Borat's movie has been accused of promoting antiziganism. The film has been criticised for several scenes portraying Borat's fictional Kazakhstani village which were actually filmed in the impoverished Roma village of Glod in Romania. USA Today reports that poverty-stricken villagers were offered between $3.30 and $5.50 to bring animals into their houses and other gag scenes for the movie that some people described as humiliating. The studio contends that participants were paid double the rate recommended by the Romanian film office for extras. Additionally, Baron Cohen personally donated $5,000 to the village, as well as computers and school supplies.
Two villagers of Glod hired controversial reparation attorney Ed Fagan to sue the makers of the film for $30 million for human rights abuses. Fagan intended to submit lawsuits in New York and Florida state courts, as well as in Frankfurt, Germany. Fagan said that he hoped to "teach Hollywood a very expensive lesson." The lawsuit was thrown out by U.S. District Judge Loretta Preska in a hearing in early December 2006 on the ground that the charges were too vague to stand up in court. Fagan planned to refile, but has since been disbarred.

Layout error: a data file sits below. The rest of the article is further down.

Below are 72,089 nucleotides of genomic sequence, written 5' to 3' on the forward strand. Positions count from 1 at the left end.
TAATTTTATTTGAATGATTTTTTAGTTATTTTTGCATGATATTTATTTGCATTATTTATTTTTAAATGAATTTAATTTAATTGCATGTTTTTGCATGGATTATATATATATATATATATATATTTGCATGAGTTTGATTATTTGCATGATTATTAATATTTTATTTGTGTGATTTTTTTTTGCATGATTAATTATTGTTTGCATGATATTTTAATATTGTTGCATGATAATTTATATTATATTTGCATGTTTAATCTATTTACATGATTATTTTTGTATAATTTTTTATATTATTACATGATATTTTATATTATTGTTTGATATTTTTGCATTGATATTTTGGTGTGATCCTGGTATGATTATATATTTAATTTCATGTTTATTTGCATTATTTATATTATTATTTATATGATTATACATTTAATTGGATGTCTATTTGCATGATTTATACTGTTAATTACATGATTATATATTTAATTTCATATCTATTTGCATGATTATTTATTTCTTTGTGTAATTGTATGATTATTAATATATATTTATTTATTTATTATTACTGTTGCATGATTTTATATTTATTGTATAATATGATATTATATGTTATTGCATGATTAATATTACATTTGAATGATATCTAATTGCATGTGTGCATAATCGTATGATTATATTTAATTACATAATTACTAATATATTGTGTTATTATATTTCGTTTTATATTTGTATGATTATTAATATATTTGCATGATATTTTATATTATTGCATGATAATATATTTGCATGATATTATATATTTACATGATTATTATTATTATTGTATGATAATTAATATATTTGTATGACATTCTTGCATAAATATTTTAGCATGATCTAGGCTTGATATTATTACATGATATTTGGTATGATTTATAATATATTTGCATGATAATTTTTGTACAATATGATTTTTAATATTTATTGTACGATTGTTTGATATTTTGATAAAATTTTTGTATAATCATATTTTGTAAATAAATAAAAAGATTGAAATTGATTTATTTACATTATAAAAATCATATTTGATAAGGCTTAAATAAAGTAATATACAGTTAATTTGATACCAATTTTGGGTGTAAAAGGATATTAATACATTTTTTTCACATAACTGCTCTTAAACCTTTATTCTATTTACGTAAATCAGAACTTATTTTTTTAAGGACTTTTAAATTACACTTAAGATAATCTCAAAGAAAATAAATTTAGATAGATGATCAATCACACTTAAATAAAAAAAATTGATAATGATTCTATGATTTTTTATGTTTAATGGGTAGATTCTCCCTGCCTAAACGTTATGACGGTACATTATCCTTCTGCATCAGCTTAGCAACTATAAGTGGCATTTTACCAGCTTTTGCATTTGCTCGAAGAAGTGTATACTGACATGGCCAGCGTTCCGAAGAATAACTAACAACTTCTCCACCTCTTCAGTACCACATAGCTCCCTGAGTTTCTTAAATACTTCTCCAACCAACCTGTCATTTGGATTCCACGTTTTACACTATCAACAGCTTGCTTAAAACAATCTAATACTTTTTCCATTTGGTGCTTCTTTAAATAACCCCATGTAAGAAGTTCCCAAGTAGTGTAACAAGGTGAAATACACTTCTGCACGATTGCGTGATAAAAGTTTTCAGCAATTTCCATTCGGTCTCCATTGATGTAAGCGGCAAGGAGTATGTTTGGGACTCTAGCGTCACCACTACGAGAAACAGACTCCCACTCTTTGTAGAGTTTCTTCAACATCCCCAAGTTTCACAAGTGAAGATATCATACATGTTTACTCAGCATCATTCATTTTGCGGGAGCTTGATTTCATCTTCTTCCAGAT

Denigration of JewsEdit
The Borat character has been accused of anti-Semitism but Baron Cohen, himself a Jew, has explained that the segments are a "dramatic demonstration of how racism feeds on dumb conformity, as much as rabid bigotry." "Borat essentially works a tool. By himself pretending to be anti-Semitic, he lets people lower their guard and expose their own prejudice," Baron Cohen explained to Rolling Stone. Baron Cohen, the grandson of a Holocaust survivor, says he wishes in particular to expose the role of indifference:
When I was in university, there was this major historian of the Third Reich, Ian Kershaw, who said, 'The path to Auschwitz was paved with indifference.' I know it's not very funny being a comedian talking about the Holocaust, but it's an interesting idea that not everyone in Germany had to be a raving anti-Semite. They just had to be apathetic.